September 19, 2014
The Alibaba Group, China’s leading e-commerce operator, raised nearly $21.8 billion in its initial stock sale yesterday. While not the biggest initial public offering to-date, Alibaba did have one of the strongest stock sales on record, surpassing those for Facebook and General Motors. When it begins trading today on the New York Stock Exchange, it is poised to become one of the world’s most impressive Internet powerhouses, a compelling blend of Amazon, eBay, Google and other tech giants.
“The company priced its shares at $68 each, at the top end of an already raised range,” reports The New York Times. “At that level, the online market operator will have a market value of about $168 billion — much more than eBay, Twitter and LinkedIn combined.”
“The stock sale also marks a coming of age of the Internet in China, a country with nearly 1.4 billion, less than half of whom venture online,” notes the article. “Alibaba’s main pitch to investors in a globe-spanning roadshow over the past two weeks has been the enormous potential wealth that can be made as more Chinese citizens log onto the Internet and shop for goods.”
The stock sale will create several billionaires, including Jack Ma ($13.1 billion), the former English teacher who founded Alibaba in 1999, and co-founder Joseph Tsai ($5.4 billion). Longtime shareholder Yahoo will also benefit, raising a reported $8.3 billion through the offering.
While some expect that Alibaba will expand into the U.S. and compete with the likes of Amazon, others envision a different future.
“Yes, it sells stuff online, but Alibaba is very much its own beast,” suggests Wired. “Parallels drawn between Alibaba and U.S. tech giants — from Amazon to Google to Microsoft — are bound to break down. The only real point of comparison is that Alibaba is poised to become just as giant as they are.”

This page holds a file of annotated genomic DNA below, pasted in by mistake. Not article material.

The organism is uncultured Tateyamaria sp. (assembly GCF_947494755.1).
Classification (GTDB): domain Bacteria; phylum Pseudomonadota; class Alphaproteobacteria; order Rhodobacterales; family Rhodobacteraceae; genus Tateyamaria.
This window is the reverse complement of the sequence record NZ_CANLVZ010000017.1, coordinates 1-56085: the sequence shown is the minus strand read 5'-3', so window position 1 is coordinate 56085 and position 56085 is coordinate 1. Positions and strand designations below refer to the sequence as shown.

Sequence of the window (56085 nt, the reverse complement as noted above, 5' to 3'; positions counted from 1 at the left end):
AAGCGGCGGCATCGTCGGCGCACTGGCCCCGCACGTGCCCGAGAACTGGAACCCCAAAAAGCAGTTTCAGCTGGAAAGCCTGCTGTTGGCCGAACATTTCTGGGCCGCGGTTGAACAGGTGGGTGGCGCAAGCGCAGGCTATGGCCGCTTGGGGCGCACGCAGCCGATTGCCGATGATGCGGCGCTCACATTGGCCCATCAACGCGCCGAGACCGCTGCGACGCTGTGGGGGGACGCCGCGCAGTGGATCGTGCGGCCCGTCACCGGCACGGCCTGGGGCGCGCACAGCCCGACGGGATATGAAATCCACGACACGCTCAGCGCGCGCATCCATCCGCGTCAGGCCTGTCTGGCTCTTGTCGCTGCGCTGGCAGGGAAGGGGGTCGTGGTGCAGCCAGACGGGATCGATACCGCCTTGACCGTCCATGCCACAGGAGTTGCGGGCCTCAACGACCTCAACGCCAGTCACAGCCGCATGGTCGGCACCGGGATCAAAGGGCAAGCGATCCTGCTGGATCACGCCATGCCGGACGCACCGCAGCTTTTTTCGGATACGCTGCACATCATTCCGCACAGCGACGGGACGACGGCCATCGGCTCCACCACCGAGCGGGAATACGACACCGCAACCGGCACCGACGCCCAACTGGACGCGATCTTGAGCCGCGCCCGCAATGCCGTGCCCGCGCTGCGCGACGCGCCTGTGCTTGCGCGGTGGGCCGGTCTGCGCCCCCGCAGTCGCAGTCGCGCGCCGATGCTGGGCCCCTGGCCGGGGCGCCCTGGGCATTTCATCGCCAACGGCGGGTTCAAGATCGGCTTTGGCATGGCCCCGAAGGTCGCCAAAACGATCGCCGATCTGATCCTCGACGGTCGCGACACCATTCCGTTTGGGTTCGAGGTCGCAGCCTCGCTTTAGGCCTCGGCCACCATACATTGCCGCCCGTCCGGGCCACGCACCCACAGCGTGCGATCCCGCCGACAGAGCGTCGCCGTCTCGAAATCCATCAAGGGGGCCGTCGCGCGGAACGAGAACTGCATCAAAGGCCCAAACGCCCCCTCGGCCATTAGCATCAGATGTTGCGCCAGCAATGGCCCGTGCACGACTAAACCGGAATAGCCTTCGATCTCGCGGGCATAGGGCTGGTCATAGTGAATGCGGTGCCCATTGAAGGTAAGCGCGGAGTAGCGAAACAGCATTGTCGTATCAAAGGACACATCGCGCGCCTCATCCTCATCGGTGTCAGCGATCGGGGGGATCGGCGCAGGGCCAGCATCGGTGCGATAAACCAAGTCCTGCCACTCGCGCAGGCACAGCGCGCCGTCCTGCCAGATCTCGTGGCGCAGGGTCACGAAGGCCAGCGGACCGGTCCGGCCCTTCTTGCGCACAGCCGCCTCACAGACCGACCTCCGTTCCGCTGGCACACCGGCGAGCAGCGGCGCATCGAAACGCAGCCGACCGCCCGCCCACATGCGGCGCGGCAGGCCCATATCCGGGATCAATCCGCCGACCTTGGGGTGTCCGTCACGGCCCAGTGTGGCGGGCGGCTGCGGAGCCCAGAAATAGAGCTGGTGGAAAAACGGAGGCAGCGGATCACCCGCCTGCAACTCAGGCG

“To understand Alibaba’s success — and its potential — you have to account for everything Alibaba does, which is not easy to condense into an elevator pitch. A recent Forrester Research report called Alibaba ‘the world’s biggest digital ecosystem.’ That description may sound jargon-y and vague, but it provides a pretty good indication its sprawling operation.”
Alibaba’s diverse businesses include wholesale business-to-business commerce through its flagship Alibaba.com in addition to online shopping sites, an auction service, a group shopping site, a small business-to-small business marketplace, cloud computing services, and more. It is tied to an online payment system and has investments in messaging, online video, and a ride-hailing service.
“The specifics of the company’s designs on markets beyond China are not yet clear,” explains Wired. “And it would take Alibaba years to chip away at the grip a Google or an Amazon has on the markets they dominate. Even so, they need to be wary. Between the business it has built, the profits that business churns out, and the potential to create something much greater atop that foundation, Alibaba could reasonably set its competitive sights on any tech company in the world.”
“We are not a company from China,” Ma told potential investors. “We are an Internet company that happens to be in China.”